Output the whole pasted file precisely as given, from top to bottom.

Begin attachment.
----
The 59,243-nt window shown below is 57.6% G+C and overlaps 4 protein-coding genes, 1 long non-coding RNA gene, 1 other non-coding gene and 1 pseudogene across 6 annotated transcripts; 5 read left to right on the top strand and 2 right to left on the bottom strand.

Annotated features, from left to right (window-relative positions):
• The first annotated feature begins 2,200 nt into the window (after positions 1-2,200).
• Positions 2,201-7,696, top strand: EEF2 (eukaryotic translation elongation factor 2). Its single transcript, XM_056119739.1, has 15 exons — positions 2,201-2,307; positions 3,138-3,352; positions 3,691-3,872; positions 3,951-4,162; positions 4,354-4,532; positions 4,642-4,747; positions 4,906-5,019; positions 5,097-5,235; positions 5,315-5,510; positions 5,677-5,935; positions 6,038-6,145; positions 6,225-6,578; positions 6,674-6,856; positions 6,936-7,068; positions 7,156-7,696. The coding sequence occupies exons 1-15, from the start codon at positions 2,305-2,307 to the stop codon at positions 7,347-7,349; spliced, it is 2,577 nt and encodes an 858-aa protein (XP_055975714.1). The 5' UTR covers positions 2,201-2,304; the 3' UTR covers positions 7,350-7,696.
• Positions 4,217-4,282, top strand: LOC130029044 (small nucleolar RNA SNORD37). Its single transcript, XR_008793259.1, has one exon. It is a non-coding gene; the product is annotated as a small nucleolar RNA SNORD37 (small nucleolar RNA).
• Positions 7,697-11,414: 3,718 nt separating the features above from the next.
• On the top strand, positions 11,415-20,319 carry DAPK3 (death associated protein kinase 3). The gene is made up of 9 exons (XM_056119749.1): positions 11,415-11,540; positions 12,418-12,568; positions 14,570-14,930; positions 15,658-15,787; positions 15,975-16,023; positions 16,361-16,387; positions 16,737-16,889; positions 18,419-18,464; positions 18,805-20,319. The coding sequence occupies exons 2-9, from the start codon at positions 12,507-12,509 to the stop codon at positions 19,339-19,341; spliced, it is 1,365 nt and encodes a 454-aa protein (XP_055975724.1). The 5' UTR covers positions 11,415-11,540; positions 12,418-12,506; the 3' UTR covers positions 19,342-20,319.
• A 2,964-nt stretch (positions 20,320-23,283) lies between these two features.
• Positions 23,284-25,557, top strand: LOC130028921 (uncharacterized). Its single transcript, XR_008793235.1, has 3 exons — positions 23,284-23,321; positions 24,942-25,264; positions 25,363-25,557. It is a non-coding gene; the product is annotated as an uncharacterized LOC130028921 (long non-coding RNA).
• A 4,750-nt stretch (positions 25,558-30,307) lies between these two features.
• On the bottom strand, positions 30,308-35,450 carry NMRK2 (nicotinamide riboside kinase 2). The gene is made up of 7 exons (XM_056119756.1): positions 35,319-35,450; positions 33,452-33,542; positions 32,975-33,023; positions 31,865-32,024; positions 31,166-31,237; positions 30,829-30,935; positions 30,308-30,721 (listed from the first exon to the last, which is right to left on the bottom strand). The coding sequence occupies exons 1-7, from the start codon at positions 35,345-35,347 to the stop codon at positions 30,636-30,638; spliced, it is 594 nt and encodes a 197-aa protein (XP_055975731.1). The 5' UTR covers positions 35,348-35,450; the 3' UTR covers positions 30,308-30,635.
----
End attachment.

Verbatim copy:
The 59,243-nt window shown below is 57.6% G+C and overlaps 4 protein-coding genes, 1 long non-coding RNA gene, 1 other non-coding gene and 1 pseudogene across 6 annotated transcripts; 5 read left to right on the top strand and 2 right to left on the bottom strand.

Annotated features, from left to right (window-relative positions):
• The first annotated feature begins 2,200 nt into the window (after positions 1-2,200).
• Positions 2,201-7,696, top strand: EEF2 (eukaryotic translation elongation factor 2). Its single transcript, XM_056119739.1, has 15 exons — positions 2,201-2,307; positions 3,138-3,352; positions 3,691-3,872; positions 3,951-4,162; positions 4,354-4,532; positions 4,642-4,747; positions 4,906-5,019; positions 5,097-5,235; positions 5,315-5,510; positions 5,677-5,935; positions 6,038-6,145; positions 6,225-6,578; positions 6,674-6,856; positions 6,936-7,068; positions 7,156-7,696. The coding sequence occupies exons 1-15, from the start codon at positions 2,305-2,307 to the stop codon at positions 7,347-7,349; spliced, it is 2,577 nt and encodes an 858-aa protein (XP_055975714.1). The 5' UTR covers positions 2,201-2,304; the 3' UTR covers positions 7,350-7,696.
• Positions 4,217-4,282, top strand: LOC130029044 (small nucleolar RNA SNORD37). Its single transcript, XR_008793259.1, has one exon. It is a non-coding gene; the product is annotated as a small nucleolar RNA SNORD37 (small nucleolar RNA).
• Positions 7,697-11,414: 3,718 nt separating the features above from the next.
• On the top strand, positions 11,415-20,319 carry DAPK3 (death associated protein kinase 3). The gene is made up of 9 exons (XM_056119749.1): positions 11,415-11,540; positions 12,418-12,568; positions 14,570-14,930; positions 15,658-15,787; positions 15,975-16,023; positions 16,361-16,387; positions 16,737-16,889; positions 18,419-18,464; positions 18,805-20,319. The coding sequence occupies exons 2-9, from the start codon at positions 12,507-12,509 to the stop codon at positions 19,339-19,341; spliced, it is 1,365 nt and encodes a 454-aa protein (XP_055975724.1). The 5' UTR covers positions 11,415-11,540; positions 12,418-12,506; the 3' UTR covers positions 19,342-20,319.
• A 2,964-nt stretch (positions 20,320-23,283) lies between these two features.
• Positions 23,284-25,557, top strand: LOC130028921 (uncharacterized). Its single transcript, XR_008793235.1, has 3 exons — positions 23,284-23,321; positions 24,942-25,264; positions 25,363-25,557. It is a non-coding gene; the product is annotated as an uncharacterized LOC130028921 (long non-coding RNA).
• A 4,750-nt stretch (positions 25,558-30,307) lies between these two features.
• On the bottom strand, positions 30,308-35,450 carry NMRK2 (nicotinamide riboside kinase 2). The gene is made up of 7 exons (XM_056119756.1): positions 35,319-35,450; positions 33,452-33,542; positions 32,975-33,023; positions 31,865-32,024; positions 31,166-31,237; positions 30,829-30,935; positions 30,308-30,721 (listed from the first exon to the last, which is right to left on the bottom strand). The coding sequence occupies exons 1-7, from the start codon at positions 35,345-35,347 to the stop codon at positions 30,636-30,638; spliced, it is 594 nt and encodes a 197-aa protein (XP_055975731.1). The 5' UTR covers positions 35,348-35,450; the 3' UTR covers positions 30,308-30,635.